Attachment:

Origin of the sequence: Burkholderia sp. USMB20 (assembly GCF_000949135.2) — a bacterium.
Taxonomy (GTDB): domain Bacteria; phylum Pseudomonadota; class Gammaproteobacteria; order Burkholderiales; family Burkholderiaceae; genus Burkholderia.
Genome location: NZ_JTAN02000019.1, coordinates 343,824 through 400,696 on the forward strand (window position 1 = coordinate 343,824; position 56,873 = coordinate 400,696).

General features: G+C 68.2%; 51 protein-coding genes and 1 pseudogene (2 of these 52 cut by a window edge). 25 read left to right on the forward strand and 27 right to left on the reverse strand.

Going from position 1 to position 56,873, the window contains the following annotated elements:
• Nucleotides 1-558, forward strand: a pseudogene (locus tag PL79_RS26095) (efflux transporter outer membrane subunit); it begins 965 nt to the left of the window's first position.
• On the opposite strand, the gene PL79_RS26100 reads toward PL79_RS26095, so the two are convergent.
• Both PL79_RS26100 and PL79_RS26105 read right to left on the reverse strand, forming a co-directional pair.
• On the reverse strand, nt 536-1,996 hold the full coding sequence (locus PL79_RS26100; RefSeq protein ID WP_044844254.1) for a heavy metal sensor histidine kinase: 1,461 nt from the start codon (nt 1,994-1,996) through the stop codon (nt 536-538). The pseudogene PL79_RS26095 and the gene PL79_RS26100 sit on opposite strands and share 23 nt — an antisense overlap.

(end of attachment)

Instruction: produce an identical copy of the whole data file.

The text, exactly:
Origin of the sequence: Burkholderia sp. USMB20 (assembly GCF_000949135.2) — a bacterium.
Taxonomy (GTDB): domain Bacteria; phylum Pseudomonadota; class Gammaproteobacteria; order Burkholderiales; family Burkholderiaceae; genus Burkholderia.
Genome location: NZ_JTAN02000019.1, coordinates 343,824 through 400,696 on the forward strand (window position 1 = coordinate 343,824; position 56,873 = coordinate 400,696).

General features: G+C 68.2%; 51 protein-coding genes and 1 pseudogene (2 of these 52 cut by a window edge). 25 read left to right on the forward strand and 27 right to left on the reverse strand.

Going from position 1 to position 56,873, the window contains the following annotated elements:
• Nucleotides 1-558, forward strand: a pseudogene (locus tag PL79_RS26095) (efflux transporter outer membrane subunit); it begins 965 nt to the left of the window's first position.
• On the opposite strand, the gene PL79_RS26100 reads toward PL79_RS26095, so the two are convergent.
• Both PL79_RS26100 and PL79_RS26105 read right to left on the reverse strand, forming a co-directional pair.
• On the reverse strand, nt 536-1,996 hold the full coding sequence (locus PL79_RS26100; RefSeq protein ID WP_044844254.1) for a heavy metal sensor histidine kinase: 1,461 nt from the start codon (nt 1,994-1,996) through the stop codon (nt 536-538). The pseudogene PL79_RS26095 and the gene PL79_RS26100 sit on opposite strands and share 23 nt — an antisense overlap.